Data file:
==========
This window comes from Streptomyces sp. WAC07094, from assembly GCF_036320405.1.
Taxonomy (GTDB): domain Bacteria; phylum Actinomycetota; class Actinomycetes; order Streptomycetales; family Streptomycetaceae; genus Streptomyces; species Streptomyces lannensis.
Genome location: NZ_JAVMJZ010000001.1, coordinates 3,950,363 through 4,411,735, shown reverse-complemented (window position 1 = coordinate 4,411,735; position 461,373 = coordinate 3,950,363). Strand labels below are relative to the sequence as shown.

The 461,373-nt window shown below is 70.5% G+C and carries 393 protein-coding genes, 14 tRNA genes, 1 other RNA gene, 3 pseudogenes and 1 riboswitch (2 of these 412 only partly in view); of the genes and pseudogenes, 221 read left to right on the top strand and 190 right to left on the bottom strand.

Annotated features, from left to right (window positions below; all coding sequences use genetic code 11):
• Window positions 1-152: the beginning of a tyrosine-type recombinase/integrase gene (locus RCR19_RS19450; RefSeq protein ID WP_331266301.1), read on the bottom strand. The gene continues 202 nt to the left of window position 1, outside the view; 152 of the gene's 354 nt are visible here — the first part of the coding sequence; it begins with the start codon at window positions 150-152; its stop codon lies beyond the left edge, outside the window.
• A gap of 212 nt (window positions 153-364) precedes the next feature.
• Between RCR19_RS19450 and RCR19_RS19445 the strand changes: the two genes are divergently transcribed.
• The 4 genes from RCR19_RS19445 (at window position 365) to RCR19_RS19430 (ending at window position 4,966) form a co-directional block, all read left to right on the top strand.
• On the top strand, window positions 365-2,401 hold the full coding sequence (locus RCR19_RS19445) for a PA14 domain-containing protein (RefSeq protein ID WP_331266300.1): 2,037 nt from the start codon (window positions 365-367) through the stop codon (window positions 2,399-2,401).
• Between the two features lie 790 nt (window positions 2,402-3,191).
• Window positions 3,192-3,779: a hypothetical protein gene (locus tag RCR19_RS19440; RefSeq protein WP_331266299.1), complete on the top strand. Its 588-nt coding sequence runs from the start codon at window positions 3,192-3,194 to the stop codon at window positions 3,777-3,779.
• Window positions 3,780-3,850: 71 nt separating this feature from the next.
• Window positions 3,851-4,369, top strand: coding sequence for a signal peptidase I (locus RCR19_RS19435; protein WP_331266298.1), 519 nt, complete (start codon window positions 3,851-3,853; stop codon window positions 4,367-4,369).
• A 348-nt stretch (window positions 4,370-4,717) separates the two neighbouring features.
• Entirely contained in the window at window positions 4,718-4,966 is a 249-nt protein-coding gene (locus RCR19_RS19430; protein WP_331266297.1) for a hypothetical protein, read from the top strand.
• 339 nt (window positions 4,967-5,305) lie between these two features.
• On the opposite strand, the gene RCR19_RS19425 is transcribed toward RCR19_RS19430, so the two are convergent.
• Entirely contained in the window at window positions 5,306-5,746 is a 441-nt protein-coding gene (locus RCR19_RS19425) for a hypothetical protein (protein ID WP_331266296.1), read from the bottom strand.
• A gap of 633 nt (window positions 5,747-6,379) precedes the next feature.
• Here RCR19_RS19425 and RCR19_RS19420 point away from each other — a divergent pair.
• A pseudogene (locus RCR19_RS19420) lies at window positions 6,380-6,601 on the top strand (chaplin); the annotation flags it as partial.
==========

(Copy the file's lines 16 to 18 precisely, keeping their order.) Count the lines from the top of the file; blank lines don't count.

• Entirely contained in the window at window positions 4,718-4,966 is a 249-nt protein-coding gene (locus RCR19_RS19430; protein WP_331266297.1) for a hypothetical protein, read from the top strand.
• 339 nt (window positions 4,967-5,305) lie between these two features.
• On the opposite strand, the gene RCR19_RS19425 is transcribed toward RCR19_RS19430, so the two are convergent.